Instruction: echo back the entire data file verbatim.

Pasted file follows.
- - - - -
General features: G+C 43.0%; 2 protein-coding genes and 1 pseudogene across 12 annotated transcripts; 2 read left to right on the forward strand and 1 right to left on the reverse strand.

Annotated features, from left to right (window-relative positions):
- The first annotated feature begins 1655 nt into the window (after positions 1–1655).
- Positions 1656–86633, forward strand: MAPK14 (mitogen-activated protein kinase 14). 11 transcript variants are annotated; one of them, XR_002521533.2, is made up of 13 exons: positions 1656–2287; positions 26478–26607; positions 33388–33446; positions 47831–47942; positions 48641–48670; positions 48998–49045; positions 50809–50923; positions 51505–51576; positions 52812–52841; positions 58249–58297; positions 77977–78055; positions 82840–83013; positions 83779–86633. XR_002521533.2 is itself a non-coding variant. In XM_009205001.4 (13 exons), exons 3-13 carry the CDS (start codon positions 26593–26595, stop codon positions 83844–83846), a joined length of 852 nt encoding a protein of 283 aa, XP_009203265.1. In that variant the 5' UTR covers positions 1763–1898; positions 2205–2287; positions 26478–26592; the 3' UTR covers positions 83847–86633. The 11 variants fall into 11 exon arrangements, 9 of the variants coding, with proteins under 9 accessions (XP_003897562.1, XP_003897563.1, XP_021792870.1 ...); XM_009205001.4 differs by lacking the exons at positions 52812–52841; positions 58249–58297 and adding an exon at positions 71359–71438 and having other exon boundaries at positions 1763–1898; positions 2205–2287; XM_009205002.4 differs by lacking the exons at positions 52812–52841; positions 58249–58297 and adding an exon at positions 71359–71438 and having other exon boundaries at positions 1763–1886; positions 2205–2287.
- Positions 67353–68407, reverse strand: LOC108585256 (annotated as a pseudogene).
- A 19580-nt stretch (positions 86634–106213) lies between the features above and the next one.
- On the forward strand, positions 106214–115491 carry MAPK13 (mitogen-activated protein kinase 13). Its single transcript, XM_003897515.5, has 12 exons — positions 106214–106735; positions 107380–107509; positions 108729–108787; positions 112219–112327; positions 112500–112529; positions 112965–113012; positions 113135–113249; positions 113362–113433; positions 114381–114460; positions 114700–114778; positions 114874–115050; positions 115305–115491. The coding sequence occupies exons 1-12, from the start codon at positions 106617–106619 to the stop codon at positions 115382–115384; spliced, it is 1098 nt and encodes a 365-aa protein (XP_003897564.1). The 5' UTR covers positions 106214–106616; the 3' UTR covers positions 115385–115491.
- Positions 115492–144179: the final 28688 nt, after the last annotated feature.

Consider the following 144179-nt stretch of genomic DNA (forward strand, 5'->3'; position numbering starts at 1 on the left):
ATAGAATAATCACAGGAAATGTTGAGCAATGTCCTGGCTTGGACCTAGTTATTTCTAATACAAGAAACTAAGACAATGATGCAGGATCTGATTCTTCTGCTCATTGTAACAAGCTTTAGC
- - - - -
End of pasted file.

General features: G+C 43.0%; 2 protein-coding genes and 1 pseudogene across 12 annotated transcripts; 2 read left to right on the forward strand and 1 right to left on the reverse strand.

Annotated features, from left to right (window-relative positions):
- The first annotated feature begins 1655 nt into the window (after positions 1–1655).
- Positions 1656–86633, forward strand: MAPK14 (mitogen-activated protein kinase 14). 11 transcript variants are annotated; one of them, XR_002521533.2, is made up of 13 exons: positions 1656–2287; positions 26478–26607; positions 33388–33446; positions 47831–47942; positions 48641–48670; positions 48998–49045; positions 50809–50923; positions 51505–51576; positions 52812–52841; positions 58249–58297; positions 77977–78055; positions 82840–83013; positions 83779–86633. XR_002521533.2 is itself a non-coding variant. In XM_009205001.4 (13 exons), exons 3-13 carry the CDS (start codon positions 26593–26595, stop codon positions 83844–83846), a joined length of 852 nt encoding a protein of 283 aa, XP_009203265.1. In that variant the 5' UTR covers positions 1763–1898; positions 2205–2287; positions 26478–26592; the 3' UTR covers positions 83847–86633. The 11 variants fall into 11 exon arrangements, 9 of the variants coding, with proteins under 9 accessions (XP_003897562.1, XP_003897563.1, XP_021792870.1 ...); XM_009205001.4 differs by lacking the exons at positions 52812–52841; positions 58249–58297 and adding an exon at positions 71359–71438 and having other exon boundaries at positions 1763–1898; positions 2205–2287; XM_009205002.4 differs by lacking the exons at positions 52812–52841; positions 58249–58297 and adding an exon at positions 71359–71438 and having other exon boundaries at positions 1763–1886; positions 2205–2287.
- Positions 67353–68407, reverse strand: LOC108585256 (annotated as a pseudogene).
- A 19580-nt stretch (positions 86634–106213) lies between the features above and the next one.
- On the forward strand, positions 106214–115491 carry MAPK13 (mitogen-activated protein kinase 13). Its single transcript, XM_003897515.5, has 12 exons — positions 106214–106735; positions 107380–107509; positions 108729–108787; positions 112219–112327; positions 112500–112529; positions 112965–113012; positions 113135–113249; positions 113362–113433; positions 114381–114460; positions 114700–114778; positions 114874–115050; positions 115305–115491. The coding sequence occupies exons 1-12, from the start codon at positions 106617–106619 to the stop codon at positions 115382–115384; spliced, it is 1098 nt and encodes a 365-aa protein (XP_003897564.1). The 5' UTR covers positions 106214–106616; the 3' UTR covers positions 115385–115491.
- Positions 115492–144179: the final 28688 nt, after the last annotated feature.

Consider the following 144179-nt stretch of genomic DNA (forward strand, 5'->3'; position numbering starts at 1 on the left):
ATAGAATAATCACAGGAAATGTTGAGCAATGTCCTGGCTTGGACCTAGTTATTTCTAATACAAGAAACTAAGACAATGATGCAGGATCTGATTCTTCTGCTCATTGTAACAAGCTTTAGC